CM . . .
. Volume XVII Number 13. . . .November 26, 2010
Written in Blood.
Victoria, BC: Orca, 2010.
157 pp., pbk., $12.95.
Grades 5-9 / Ages 10-14.
Review by Meredith Snyder,
Reviewed from Advance Reading Copy.
Civilization's creeping in, but it's a slow violent process.
John Wilson's latest historical novel, Written in Blood, has all the markers of a classic Western. James Doolen, a determined, skilled boy of 16, sets out from the home he shares with his mother in Yale, British Columbia, to find out what happened to his father who left the family several years previously and never returned. James has little to go on but a letter he found in the lining of his father's gun box suggesting that he had left for Casas Grandes in Mexico, and his own strong skills at shooting, riding, and hunting.
The Western is a vivid, once-popular genre that relies on stereotypic, stock characters to tell thrilling, violent stories. Larger-than-life white men with ruddy, sunburned faces fight against the massive, cartoonish threat of an undifferentiated, uncivilized indigenous mass. The genre has declined in popularity in recent years, perhaps in part because of a growing awareness of the harmfulness of such cultural stereotypes. It is no longer acceptable for children's literature to perpetuate racist ideologies. While white schoolboys may be seeking brave role models in fiction, this should never be at the expense of First Nations children. Any attempt to revive and revise this problematic genre is a risky undertaking.
In his latest novel, Wilson attempts a radical rewrite of the Western. Why not keep all the heart-stopping adventure of the classic dime novel but purging the story of its racist aspects? Wilson's writing is vivid, and there is little doubt that Written in Blood was written with the most respectful of intentions. He even directly addresses the problematic aspects of the dime novels from which he takes his inspiration. The story is situated within recorded historical moment and explains some practices, such as scalping, in a balanced, factual way. As he encounters "Wellington" and Nah-kee-tats-an, James Doolen, the story's point-of'-view character, moves from an overly simplistic understanding of the Apache to a more complex one. Readers might share James's growing sympathy.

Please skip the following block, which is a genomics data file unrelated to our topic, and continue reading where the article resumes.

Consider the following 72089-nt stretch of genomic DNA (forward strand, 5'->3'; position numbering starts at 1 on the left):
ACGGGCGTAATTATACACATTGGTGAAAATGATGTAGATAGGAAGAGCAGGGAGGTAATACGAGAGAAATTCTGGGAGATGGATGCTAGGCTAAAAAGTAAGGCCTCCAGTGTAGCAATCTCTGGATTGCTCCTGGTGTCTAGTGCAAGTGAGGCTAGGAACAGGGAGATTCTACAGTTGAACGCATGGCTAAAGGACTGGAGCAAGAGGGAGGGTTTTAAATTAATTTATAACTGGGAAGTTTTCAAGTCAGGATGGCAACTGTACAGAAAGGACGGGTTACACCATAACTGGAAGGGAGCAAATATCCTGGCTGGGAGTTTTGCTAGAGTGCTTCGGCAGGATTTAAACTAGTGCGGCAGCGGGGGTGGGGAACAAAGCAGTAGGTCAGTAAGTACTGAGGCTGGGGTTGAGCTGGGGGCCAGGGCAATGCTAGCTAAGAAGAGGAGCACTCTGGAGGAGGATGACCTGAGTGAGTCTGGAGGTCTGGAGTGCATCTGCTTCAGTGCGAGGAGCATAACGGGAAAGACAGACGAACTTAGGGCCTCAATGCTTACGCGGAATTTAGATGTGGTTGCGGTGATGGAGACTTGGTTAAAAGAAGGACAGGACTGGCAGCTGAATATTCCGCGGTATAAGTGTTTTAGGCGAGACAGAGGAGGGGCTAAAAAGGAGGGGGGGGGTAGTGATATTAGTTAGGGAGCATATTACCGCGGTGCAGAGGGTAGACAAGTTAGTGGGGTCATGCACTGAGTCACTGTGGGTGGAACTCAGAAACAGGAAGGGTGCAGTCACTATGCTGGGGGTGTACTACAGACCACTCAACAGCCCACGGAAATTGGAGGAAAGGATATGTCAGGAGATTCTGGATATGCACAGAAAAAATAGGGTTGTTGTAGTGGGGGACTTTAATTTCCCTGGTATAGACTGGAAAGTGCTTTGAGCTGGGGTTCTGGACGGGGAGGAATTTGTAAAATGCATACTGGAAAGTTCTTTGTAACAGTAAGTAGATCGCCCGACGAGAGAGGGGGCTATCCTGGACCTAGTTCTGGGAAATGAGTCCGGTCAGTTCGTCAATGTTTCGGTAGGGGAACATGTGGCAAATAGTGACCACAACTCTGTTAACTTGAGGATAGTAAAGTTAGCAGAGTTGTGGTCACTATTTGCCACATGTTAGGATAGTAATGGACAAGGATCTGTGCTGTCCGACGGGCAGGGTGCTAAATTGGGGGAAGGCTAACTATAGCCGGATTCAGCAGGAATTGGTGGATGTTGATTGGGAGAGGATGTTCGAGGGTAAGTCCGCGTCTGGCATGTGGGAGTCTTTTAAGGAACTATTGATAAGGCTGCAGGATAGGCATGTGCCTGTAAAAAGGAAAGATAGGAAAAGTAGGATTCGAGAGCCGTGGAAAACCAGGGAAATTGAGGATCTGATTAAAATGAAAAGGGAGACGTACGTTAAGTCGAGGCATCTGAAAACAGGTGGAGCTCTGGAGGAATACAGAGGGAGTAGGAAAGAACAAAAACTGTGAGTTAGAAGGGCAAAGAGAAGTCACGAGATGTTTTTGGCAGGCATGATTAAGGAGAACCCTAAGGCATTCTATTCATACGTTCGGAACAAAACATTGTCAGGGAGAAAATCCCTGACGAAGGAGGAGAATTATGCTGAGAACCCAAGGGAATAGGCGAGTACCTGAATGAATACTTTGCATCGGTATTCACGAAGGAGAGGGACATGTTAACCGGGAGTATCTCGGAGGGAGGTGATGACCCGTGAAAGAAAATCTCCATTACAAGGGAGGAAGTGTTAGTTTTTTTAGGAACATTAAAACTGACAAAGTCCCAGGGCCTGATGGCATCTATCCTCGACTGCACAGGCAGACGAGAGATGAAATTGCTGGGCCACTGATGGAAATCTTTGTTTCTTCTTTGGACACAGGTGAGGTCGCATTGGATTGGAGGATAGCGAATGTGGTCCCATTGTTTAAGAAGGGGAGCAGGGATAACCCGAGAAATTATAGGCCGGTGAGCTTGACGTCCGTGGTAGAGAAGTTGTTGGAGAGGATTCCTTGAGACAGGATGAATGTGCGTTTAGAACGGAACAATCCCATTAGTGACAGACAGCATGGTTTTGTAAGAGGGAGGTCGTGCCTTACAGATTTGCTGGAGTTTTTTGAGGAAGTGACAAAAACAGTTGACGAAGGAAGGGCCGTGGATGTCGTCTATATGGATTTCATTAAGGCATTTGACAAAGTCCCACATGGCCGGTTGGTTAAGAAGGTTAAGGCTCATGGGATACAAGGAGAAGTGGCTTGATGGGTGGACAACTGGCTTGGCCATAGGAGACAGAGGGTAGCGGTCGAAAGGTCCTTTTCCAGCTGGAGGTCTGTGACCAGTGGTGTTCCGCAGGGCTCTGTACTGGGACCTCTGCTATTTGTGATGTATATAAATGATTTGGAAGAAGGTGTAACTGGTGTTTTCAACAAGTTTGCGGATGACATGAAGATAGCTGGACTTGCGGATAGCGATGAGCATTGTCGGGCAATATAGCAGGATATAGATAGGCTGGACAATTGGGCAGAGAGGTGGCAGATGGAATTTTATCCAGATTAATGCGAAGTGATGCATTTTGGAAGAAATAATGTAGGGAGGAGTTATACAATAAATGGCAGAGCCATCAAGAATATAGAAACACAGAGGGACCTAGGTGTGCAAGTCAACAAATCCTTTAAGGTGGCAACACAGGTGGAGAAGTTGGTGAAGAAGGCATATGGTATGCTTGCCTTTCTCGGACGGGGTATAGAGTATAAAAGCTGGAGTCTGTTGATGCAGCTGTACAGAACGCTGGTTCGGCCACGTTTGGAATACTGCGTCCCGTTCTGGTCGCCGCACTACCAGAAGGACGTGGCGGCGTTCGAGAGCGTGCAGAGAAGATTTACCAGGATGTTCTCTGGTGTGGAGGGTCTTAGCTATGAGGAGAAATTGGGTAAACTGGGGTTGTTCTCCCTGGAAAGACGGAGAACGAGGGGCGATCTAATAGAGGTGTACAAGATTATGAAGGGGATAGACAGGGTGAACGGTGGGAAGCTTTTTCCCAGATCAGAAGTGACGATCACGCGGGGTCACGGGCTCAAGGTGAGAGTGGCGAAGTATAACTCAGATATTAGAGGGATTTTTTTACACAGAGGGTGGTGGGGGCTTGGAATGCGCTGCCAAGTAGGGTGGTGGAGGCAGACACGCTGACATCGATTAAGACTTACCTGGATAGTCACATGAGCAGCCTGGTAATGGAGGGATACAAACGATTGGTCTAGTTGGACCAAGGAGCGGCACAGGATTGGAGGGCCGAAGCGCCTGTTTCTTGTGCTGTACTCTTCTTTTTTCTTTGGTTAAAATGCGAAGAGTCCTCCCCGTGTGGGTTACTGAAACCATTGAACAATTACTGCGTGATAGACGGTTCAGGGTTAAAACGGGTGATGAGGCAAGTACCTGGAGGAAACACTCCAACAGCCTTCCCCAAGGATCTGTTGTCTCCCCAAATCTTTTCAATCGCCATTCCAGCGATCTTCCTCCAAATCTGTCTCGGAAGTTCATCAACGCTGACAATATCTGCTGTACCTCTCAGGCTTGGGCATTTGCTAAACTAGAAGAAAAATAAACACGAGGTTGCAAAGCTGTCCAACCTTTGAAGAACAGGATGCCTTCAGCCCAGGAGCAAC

But the book was still clearly written with a white audience in mind. Discussion of whether or not indigenous people are "savages" and whether their culture is uncivilized presuppose that the reader already holds this harmful opinion and needs to be convinced otherwise. In order to deconstruct stereotypes, the book first establishes them. Wilson uses loaded words such as "wild" to describe "Indians," but refers to other cultures in neutral terms. "Wellington" is a silly man and a traitor, laughed at by his own son. He values the Europeans' writing system over the rich oral tradition of his people, and he went to work for the white men because he considered the Apache's situation hopeless. Although he might make many readers laugh, this foolish character could be embarrassing and hurtful to a Native reader.
Written in Blood perpetuates the same racist ideology that it attempts to dismantle. The narrative of colonization and the idea of bringing civilization to an untamed land, which informs much of the novel, have been used to justify some of the worst atrocities of North American history. Though James ultimately concludes that his Apache friends are more "civilized" than his father's violent family, they are presented as such in European terms rather than within the context of their own complex culture. The two-dimensional indigenous characters, which range from romanticized to ridiculous, are in no way a fair portrayal of Apache cultures. While a culturally sensitive rewrite of the Western genre could be a great read and surely appeal to reluctant readers, this novel does not live up to its potential.
Meredith Snyder is a graduate student at the Ontario Institute for Studies in Education in Toronto, ON.
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